Posted by: Annessa at December 26, 2003 08:29 AM

Wow.
I, uh, wow.
Thank you, Chris.

Posted by: Olive at December 26, 2003 08:51 AM

That's a great story. It mirrors a similar one for my family - an orphaned Russian kid (who is now 24) was adopted by a family in the town where my grandmother lives - he was 10 or 11, had grown up in orphanages, was not schooled, was emotionally neglected. The family that adopted him wanted their own personal slave in the house, but the public appearance that they were doing a good thing - he got more neglect and abuse here in the US - this was supposed to be better?

When Vadim was 17 he moved into my grandmother's house - she being a former schoolteacher, taught him how to read, basic math, etc., and loved him. One year at Christmas she brought Vadim with her for our family gathering - he now spends Christmas with us every year and often Thanksgiving as well. We have sort of adopted him into our family - my mother dotes on him. And he's thrived. But we've been blessed by the addition of this pretty cool guy, who calls my grandmother "Grandma" just like we do.

Posted by: jen at December 26, 2003 08:57 AM

Your mother's generosity restores my faith in the human being spirit. Thanks for sharing it.

Posted by: pam at December 26, 2003 10:45 AM

Merry Christmas, indeed.

Posted by: Rob at December 26, 2003 11:58 AM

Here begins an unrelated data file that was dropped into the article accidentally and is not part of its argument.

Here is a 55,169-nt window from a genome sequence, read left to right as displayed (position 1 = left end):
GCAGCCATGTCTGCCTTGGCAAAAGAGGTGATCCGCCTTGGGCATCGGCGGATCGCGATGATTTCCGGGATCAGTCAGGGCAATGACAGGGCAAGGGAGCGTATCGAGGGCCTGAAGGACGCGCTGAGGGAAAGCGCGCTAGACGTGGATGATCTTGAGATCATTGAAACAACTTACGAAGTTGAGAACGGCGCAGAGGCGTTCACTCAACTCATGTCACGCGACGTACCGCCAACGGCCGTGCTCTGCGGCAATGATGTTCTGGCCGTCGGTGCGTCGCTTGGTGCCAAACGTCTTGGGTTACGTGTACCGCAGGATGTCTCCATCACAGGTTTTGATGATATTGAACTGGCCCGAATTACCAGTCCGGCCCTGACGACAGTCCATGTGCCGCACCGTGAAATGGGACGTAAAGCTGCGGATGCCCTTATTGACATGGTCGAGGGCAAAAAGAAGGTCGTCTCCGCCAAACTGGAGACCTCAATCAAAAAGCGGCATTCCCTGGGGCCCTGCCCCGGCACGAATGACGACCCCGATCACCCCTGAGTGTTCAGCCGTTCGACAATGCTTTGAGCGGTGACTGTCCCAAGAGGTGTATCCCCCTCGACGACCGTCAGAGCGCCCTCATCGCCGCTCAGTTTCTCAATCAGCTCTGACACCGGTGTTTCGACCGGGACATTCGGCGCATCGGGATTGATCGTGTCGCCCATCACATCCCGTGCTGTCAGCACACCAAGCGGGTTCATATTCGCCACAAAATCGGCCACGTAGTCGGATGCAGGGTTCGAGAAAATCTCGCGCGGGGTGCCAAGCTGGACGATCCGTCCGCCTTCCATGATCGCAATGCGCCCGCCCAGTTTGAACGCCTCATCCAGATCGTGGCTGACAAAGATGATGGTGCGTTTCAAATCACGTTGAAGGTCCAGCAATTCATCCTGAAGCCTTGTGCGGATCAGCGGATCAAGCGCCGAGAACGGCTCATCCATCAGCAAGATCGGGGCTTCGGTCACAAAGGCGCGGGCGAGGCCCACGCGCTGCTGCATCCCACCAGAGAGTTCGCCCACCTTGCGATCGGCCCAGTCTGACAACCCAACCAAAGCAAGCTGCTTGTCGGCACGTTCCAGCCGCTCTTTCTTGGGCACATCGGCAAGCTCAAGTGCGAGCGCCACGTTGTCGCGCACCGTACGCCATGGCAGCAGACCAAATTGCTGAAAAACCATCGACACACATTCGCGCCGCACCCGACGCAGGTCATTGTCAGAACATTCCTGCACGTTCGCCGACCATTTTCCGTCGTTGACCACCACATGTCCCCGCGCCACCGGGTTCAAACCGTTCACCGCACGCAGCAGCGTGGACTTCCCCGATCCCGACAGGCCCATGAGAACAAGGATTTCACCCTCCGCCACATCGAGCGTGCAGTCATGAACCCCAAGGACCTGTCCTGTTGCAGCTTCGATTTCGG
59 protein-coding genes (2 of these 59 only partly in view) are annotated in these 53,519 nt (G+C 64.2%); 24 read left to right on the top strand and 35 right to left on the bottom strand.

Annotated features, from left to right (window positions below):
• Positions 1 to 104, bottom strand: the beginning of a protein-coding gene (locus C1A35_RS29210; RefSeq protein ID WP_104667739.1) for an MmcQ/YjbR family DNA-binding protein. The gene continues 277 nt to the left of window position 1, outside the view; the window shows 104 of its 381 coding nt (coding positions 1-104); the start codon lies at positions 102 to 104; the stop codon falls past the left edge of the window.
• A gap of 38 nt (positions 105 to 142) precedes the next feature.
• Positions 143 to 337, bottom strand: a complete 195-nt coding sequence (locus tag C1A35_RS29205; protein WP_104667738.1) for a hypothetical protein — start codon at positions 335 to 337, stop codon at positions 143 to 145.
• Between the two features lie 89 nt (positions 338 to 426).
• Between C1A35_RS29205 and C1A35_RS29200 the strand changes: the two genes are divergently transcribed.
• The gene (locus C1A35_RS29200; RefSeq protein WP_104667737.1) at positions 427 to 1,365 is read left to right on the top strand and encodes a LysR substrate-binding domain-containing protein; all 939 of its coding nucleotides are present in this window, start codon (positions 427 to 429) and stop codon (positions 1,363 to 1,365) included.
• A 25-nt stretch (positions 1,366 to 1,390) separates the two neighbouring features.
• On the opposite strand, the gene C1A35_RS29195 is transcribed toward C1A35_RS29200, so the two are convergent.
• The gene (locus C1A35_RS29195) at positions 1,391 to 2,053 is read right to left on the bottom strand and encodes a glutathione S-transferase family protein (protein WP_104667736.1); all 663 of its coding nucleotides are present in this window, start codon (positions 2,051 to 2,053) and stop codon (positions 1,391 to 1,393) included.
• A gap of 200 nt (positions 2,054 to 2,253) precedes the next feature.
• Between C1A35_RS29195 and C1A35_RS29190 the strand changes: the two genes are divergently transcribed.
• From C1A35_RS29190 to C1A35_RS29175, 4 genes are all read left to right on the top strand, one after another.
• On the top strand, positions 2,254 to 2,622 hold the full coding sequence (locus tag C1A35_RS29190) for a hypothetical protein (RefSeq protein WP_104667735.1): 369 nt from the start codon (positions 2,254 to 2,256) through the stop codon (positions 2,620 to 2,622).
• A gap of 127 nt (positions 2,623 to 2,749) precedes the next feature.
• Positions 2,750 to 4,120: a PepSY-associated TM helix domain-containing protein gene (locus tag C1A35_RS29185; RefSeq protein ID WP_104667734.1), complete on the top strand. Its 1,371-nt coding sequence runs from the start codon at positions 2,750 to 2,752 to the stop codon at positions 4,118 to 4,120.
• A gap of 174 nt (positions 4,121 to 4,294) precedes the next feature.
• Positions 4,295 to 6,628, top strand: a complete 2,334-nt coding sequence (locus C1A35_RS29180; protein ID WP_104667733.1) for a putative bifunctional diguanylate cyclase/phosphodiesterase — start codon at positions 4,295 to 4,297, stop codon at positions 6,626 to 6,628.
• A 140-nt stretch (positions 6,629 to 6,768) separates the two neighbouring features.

I think your 'long lost sister' has taught us much, as well. Thanks, Chris.

Posted by: :: jozjozjoz :: at December 26, 2003 12:40 PM

I think that story truly embodies the true spirit of Christmas. The gifts that we canít see or touch, but just feel in our hearts are the best ones. That story brought tears to my eyes. Thank you for sharing it with us.

Posted by: Jaded Angel at December 26, 2003 01:03 PM

what a humbling experience. thanks for sharing!

Posted by: Annie at December 26, 2003 10:00 PM

What a beautiful story... (jen's too). Thank you for sharing.

Posted by: Rachel in Alaska at December 27, 2003 04:28 PM

What a wonderful story. And I agree with you....the world is not getting smaller. I think our culture is everywhere, while we don't know enough about other cultures. Strange, in a land full of immigrants, but any traveling will tell you that it's true.

American and European culture is known all over the world, but we have to seek out and learn about other cultures much more.

Posted by: Dawn at December 27, 2003 05:41 PM

I adored this story. you always tell these little gifts of words so well on your blog, I am always interested in reading them. not just because you're a cool guy and you have a great site, but because of the content of what you talk about.. it's always so enlightening and educating. it's amazing how different our "world" is from others in other countries. I remember when I was about 10-years old, my grandmother had an exchange student come from spain. her name was ana. and I remember sitting there, listening to her try and speak of her country and her home, and it was just so INTERESTING. thanks for sharing it with us, dear. :)

Posted by: Jessica at December 27, 2003 10:53 PM